Physiological effects of eye movements of different speeds and eye fixation during engagement in negative autobiographical memories: Experimental research regarding EMDR

Description

The aim of the study was to explore the working mechanism of the bilateral stimulation component in EMDR in relation to current hypotheses. Physiological hypotheses (of orienting response and relaxation response) were tested in an analogous experimental setting. Moreover, the clinical advice to use different stimulation speeds for different phases of EMDR was examined at the autonomic level, exploring two different speeds of eye movements. In a within-subject design 42 female students performed 7 short sets each of rapid eye movements (1 Hz), slow eye movements (0.3 Hz) and eye fixation while engaging in negative autobiographical memories. Order of the tasks was counterbalanced. Electrooculogramm (EOG), electrocardiogramm, electrodermal activity and distal pulswave were recorded continuously. Skin conductance level (SCL), heart rate (HR), heart rate variability (RMSSD) and pulse wave transit time (PWTT) were calculated. Performance of the eye movement tasks were controlled through EOG. All three conditions showed a clear-cut de-arousal at stimulation onset, which was 30 indicated by a decrease in HR and SCL and an increase in RMSSD and PWTT. That means, fast and slow eye movements as well as eye fixation initiated a moderate, but clear relaxation response with increased parasympathetic and reduced sympathetic activity. These results suggest that the speed of eye movements do not influence autonomic functions. Furthermore, the results of this study do not support most of the current hypotheses regarding the working mechanism of the bilateral stimulation in EMDR. Alternative explanations are discussed.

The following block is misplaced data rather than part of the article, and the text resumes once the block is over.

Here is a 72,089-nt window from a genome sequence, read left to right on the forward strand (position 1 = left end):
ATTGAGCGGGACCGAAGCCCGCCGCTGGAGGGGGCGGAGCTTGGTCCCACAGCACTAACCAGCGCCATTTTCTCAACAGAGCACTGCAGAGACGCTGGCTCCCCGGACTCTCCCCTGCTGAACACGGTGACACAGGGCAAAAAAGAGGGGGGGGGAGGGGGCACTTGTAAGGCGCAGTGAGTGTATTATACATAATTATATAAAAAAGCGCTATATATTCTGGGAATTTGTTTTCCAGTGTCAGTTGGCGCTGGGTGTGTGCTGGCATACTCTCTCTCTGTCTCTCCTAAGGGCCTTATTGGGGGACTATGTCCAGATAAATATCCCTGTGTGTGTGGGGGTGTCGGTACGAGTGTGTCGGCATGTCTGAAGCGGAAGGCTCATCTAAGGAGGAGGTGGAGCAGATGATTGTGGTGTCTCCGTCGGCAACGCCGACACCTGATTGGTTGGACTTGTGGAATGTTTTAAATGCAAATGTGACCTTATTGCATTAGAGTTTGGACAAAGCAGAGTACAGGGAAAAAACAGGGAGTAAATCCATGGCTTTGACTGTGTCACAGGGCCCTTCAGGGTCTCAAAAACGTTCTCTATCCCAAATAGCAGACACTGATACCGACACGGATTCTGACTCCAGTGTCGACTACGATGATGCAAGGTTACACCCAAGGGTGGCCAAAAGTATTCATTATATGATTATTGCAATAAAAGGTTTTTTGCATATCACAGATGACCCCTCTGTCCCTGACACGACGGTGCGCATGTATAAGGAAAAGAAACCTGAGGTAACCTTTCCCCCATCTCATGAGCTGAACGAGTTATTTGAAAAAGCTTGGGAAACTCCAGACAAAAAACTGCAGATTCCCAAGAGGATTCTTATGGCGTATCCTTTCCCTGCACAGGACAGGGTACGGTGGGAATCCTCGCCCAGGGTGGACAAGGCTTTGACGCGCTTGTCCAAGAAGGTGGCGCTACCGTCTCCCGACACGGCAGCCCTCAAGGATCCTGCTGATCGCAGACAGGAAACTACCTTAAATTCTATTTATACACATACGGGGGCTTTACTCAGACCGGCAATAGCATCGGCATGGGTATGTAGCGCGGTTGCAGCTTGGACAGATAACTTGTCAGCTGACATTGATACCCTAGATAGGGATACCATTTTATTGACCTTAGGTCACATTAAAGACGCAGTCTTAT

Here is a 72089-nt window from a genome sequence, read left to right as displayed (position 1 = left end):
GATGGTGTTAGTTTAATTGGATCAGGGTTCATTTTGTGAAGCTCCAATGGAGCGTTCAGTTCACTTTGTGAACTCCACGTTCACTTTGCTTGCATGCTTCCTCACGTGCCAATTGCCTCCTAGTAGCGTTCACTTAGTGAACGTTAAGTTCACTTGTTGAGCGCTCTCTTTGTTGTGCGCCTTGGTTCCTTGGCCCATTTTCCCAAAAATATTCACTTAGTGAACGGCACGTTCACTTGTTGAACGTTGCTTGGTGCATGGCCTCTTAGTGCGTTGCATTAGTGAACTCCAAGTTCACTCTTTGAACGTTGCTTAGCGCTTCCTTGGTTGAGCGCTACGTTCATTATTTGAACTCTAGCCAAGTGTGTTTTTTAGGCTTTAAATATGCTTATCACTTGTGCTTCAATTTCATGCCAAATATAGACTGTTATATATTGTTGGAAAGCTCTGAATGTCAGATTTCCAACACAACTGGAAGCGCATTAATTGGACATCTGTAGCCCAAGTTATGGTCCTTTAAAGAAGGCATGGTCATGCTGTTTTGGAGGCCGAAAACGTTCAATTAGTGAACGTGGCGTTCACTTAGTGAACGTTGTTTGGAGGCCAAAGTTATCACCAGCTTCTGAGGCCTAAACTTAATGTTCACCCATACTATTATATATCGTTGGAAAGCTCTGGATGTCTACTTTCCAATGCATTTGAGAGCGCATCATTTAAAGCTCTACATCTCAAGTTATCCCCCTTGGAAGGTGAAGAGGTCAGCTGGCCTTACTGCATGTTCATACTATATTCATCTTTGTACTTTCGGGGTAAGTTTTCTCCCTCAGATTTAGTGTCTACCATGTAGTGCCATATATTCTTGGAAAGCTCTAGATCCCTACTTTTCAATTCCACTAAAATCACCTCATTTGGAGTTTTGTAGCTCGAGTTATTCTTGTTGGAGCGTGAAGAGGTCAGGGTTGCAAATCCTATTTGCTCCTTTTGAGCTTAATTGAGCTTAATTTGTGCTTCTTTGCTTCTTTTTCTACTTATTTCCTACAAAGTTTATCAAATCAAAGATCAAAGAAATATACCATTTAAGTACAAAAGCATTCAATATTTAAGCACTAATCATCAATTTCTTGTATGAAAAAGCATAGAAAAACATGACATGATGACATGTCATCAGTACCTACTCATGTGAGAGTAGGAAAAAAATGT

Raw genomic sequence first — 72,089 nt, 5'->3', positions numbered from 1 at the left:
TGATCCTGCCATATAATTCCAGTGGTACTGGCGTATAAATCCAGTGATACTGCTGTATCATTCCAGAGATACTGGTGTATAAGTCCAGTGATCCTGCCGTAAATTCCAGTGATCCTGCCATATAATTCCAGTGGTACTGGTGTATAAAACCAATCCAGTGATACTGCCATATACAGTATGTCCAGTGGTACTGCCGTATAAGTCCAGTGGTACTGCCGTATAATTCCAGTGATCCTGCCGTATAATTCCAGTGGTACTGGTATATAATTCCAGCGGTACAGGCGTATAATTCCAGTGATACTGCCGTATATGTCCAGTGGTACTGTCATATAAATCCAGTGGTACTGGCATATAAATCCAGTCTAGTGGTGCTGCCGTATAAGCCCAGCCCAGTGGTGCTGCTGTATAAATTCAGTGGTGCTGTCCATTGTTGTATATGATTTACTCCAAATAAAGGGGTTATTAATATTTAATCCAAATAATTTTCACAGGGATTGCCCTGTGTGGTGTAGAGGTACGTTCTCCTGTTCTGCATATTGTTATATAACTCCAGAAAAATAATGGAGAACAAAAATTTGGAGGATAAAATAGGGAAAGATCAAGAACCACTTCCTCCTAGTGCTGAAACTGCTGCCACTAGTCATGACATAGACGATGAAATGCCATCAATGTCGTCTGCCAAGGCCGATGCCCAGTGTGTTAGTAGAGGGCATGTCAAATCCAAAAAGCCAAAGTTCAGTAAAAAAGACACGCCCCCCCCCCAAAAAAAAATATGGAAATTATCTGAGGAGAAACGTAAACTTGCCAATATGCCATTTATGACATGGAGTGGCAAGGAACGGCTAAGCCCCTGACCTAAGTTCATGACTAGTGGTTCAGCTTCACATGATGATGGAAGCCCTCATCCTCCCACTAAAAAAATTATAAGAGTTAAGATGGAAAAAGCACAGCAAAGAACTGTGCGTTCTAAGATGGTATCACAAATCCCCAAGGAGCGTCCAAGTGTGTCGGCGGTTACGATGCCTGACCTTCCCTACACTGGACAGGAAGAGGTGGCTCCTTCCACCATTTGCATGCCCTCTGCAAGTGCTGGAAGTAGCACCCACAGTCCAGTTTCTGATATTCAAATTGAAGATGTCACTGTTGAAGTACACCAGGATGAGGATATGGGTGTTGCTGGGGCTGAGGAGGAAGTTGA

Format

Conference

Language

English

Author(s)

Anna K. Kreyer
Stephan Egon

Original Work Citation

Kreyer, A. K., & Egon, S. (2008, June). Physiological effects of eye movements of different speeds and eye fixation during engagement in negative autobiographical memories: Experimental research regarding EMDR. Presentation at the 9th EMDR Europe Association Conference, London, England

Collection

Citation

“Physiological effects of eye movements of different speeds and eye fixation during engagement in negative autobiographical memories: Experimental research regarding EMDR,” Francine Shapiro Library, accessed October 29, 2020, https://emdria.omeka.net/items/show/18251.

Output Formats